|Newer page:||version 5||Last edited on Friday, August 15, 2003 5:41:30 pm||by AristotlePagaltzis|
|Older page:||version 4||Last edited on Sunday, August 10, 2003 5:23:05 pm||by CraigBox||Revert|
@@ -1,11 +1,8 @@
The [Commodore] 64 is the best selling personal computer of all time. Over 10,000+ programs were written for it, both commerically and in public domain circles. Sold between 20-25 million units during its remarkable lifetime (1982-1992).
I have no idea what the bit below is meant to mean:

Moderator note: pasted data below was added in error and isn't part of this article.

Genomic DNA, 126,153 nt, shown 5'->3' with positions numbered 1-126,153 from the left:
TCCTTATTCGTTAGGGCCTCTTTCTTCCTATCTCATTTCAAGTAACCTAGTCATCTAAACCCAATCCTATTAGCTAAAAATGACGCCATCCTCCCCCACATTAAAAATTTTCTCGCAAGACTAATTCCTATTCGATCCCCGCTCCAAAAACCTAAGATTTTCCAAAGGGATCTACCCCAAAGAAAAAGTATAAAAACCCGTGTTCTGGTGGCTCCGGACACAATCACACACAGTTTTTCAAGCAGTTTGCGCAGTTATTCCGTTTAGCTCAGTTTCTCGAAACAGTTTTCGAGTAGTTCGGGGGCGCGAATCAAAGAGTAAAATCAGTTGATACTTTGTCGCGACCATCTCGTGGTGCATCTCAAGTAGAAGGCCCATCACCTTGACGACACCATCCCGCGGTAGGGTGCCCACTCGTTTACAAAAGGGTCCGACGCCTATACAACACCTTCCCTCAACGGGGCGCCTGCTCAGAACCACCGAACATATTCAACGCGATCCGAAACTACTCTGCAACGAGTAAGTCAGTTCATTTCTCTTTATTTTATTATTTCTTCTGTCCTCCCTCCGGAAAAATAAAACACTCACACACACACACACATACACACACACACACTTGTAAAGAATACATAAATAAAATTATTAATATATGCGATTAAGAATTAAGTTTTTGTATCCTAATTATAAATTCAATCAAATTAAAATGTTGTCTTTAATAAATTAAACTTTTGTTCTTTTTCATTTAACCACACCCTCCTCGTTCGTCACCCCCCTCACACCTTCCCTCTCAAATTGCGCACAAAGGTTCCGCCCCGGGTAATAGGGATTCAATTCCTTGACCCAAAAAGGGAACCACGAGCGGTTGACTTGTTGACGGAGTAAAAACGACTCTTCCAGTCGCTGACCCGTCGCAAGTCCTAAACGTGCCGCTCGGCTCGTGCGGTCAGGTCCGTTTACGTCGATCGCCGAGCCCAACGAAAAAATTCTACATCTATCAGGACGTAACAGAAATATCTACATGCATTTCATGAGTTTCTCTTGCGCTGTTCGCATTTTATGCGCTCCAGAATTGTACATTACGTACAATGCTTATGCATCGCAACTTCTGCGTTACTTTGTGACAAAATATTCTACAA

The graphics and sound on the Commodore were hopeless through BASIC, whereas the BBC32K BASIC had PLOT functions that were really functional in producing graphics and the sound system had an envelope command that was similarly distinguished. The design feature that really set the BBC32K apart from the mob across the Atlantic was its use of interrupts and the modularity of its operating system. It had a buffered keyboard and sound system and a MOS that did all the basic functions like video graphics, buffered keyboard, vectored interrupts, buffered sound, and then happily serviced 16k ROMs that could equally carry networking (yes THE computer and THE feature in the 70's that Bill was surprised to know even existed), BASIC, LOGO, PASCAL, FORTH etc. It took another 10 years until Linux came along before saw a similar level of network/OS integration. The Commodore had to use machine code to beat it, but then that's not BASIC!